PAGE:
Sapphire Radeon HD 6950 & 6970 review
Author: Luka Rakamaric
Date: 04 Mar 2011

With the GTX 580, although not on a new production process, NVIDIA managed to raise the bar quite substantially over the ‘previous generation’ GTX 480. The chip architecture has been improved, the yields have been improved, and the power consumption and clocks both went in the desired direction, down and up, respectively. Today we will be reviewing the cut down version fitting into the 225W thermal envelope, as well as comparing it to the two newcomers from ATI, which are supposed to directly challenge NVIDIA’s new flagship pair.

First, we will start with NVIDIA’s GTX 570. It is based on the same chip powering the GTX 580, the GF110. This second coming of Fermi proved to be quite an improvement over the previous generation, but it was present only in the very expensive NVIDIA’s flagship. GTX570 would best be described as the mixture of GTX 480 and GTX 470, with the aforementioned improvements. From the GTX 480 it gets the number of shaders and TMUs, which is now 480 and 60 respectively, and even surpasses it in clocks. From the GTX 470 it gets everything else. 40 ROPs, 320 bit memory bus, and the1.25 GB frame buffer. Of course, it also gets the two 6 pin power connector requirement form the latter, so you know it consumes less than 225 W.

All the architectural enhancements of the GF110 are present here as well. You get twice the FP16 performance compared to the GF100 based 400 series, and the improved Z-culling system. When you look at the percentage of the increases over the GTX 470, you get a 125 MHz core clock increase parallel to the increase in shaders. With the extra TMUs, you get around 30% of theoretical performance increase. However, the memory throughput is only 13.5 percent higher, and lower than the GTX 480. So we should see a greater improvement in shader heavy games and slightly less in memory intensive scenarios. Unlike the GTX 470, the 570 looks exactly like its older brother. You get the same PCB, the same (great) vapor chamber cooler and the same plastic shield.  Also, unlike the 460 and lower models, there’s still no support for HD audio bitstreaming, which only shows that the GF110 is a tweak, rather than a major redesign of the GF100 GPU.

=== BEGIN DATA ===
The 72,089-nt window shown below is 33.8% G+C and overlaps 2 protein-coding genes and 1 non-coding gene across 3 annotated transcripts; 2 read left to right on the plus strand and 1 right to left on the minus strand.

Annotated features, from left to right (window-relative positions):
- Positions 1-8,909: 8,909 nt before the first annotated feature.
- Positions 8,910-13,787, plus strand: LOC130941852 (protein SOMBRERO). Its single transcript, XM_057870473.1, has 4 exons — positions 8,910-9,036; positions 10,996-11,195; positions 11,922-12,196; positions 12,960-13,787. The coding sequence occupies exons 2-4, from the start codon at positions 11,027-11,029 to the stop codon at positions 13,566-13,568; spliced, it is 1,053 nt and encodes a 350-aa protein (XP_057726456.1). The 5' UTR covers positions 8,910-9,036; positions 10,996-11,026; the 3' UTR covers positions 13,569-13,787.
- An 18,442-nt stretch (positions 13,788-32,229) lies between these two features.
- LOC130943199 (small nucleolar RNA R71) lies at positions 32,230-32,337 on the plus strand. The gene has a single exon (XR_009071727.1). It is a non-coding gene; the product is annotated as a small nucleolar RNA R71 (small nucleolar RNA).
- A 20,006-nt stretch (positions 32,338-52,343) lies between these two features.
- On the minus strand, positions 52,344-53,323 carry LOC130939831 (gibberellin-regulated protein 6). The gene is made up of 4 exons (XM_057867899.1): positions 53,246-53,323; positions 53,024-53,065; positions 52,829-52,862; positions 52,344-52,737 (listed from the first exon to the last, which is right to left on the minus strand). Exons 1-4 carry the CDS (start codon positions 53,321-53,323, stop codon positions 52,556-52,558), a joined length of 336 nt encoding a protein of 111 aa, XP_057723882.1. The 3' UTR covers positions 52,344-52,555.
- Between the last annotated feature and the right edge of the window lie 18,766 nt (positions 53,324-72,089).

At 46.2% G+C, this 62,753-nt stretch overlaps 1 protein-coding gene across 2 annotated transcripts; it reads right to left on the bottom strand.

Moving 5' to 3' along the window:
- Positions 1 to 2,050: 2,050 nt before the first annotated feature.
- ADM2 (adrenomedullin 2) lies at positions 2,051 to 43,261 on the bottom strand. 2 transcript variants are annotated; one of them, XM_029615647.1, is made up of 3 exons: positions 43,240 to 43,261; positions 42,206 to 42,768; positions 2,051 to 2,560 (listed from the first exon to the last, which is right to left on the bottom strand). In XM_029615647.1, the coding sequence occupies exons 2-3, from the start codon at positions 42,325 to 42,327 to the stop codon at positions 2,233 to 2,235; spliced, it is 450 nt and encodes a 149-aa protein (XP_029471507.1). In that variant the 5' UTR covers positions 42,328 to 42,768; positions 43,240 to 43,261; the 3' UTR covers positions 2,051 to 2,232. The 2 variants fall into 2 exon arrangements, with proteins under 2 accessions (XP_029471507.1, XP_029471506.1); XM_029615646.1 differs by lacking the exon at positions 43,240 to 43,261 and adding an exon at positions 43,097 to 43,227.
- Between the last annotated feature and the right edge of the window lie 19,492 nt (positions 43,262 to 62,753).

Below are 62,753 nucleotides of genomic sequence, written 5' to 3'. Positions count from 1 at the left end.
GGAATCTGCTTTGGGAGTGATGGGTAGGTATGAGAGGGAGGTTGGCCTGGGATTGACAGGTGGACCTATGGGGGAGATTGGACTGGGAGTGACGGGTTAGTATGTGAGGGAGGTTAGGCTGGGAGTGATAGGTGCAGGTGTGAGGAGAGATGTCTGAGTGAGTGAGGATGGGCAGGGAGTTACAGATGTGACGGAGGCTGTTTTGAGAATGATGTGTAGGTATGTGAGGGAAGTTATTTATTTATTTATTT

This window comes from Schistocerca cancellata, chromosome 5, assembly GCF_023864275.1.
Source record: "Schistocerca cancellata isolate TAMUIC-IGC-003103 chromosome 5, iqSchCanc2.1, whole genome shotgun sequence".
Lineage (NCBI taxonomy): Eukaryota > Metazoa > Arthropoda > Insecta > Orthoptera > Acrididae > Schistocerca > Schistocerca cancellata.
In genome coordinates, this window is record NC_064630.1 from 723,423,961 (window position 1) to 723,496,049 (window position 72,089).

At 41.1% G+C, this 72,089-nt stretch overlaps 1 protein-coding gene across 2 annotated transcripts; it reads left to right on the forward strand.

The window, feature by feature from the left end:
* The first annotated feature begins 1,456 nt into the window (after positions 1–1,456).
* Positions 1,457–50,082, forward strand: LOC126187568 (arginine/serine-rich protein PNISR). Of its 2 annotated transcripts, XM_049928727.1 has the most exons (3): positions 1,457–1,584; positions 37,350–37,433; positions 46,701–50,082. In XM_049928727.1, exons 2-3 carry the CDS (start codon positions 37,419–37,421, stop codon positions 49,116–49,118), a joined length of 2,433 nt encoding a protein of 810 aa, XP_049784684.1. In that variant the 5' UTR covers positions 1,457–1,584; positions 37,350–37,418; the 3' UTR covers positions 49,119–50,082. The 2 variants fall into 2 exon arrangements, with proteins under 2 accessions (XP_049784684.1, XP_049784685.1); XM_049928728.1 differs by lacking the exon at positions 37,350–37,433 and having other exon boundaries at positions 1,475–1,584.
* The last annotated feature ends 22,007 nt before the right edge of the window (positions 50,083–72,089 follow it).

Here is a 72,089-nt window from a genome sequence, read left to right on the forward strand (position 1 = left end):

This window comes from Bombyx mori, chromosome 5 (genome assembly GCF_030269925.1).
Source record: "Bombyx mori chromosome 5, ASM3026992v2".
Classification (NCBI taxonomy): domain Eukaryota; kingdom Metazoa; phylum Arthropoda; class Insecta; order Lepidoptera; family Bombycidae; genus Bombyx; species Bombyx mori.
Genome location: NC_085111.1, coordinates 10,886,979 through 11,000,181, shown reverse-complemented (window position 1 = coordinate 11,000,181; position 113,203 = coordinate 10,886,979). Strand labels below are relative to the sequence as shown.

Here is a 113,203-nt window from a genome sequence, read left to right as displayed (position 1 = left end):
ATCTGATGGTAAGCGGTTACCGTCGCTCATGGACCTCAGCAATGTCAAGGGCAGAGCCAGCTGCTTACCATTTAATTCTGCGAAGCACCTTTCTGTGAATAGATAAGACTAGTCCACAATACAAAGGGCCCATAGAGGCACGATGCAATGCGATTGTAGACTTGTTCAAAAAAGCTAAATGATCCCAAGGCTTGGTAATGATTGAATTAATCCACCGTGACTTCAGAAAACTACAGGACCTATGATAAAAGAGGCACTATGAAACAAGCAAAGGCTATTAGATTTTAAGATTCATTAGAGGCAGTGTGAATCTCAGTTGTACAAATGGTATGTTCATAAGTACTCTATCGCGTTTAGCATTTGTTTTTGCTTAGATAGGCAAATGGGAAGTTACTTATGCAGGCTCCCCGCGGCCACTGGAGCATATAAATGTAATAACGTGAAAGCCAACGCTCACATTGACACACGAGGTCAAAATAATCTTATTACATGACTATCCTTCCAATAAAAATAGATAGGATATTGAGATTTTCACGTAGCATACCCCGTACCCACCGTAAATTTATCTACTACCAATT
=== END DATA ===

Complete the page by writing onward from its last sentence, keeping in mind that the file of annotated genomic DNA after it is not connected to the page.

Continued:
Let's continue with AMD’s new products. We will first take a look at the full card in the shape of Radeon HD 6970.It is not a 5970 successor, bit we believe we have covered the AMD naming strategy shift when the 6800 series came out. This is a single GPU card based on the Cayman GPU. Since AMD had more time to make a successor to the 5870, we see that it is a completely different product. You do get "only" 1536 processors (1600 in the 5870) but they are based on a different architecture. The number of texture units went up by 20% to 96, and the memory went to 5.5 GHz effective, and to a double amount at 2 GB. Despite the smaller number of processors, the chip is larger than the one used in the 5870 (2.64 billion to 2.15 billion). The core clock is also improved at 880 MHz, up by 30 from the 5870.

Let's see pictures of these two Sapphire cards:



 
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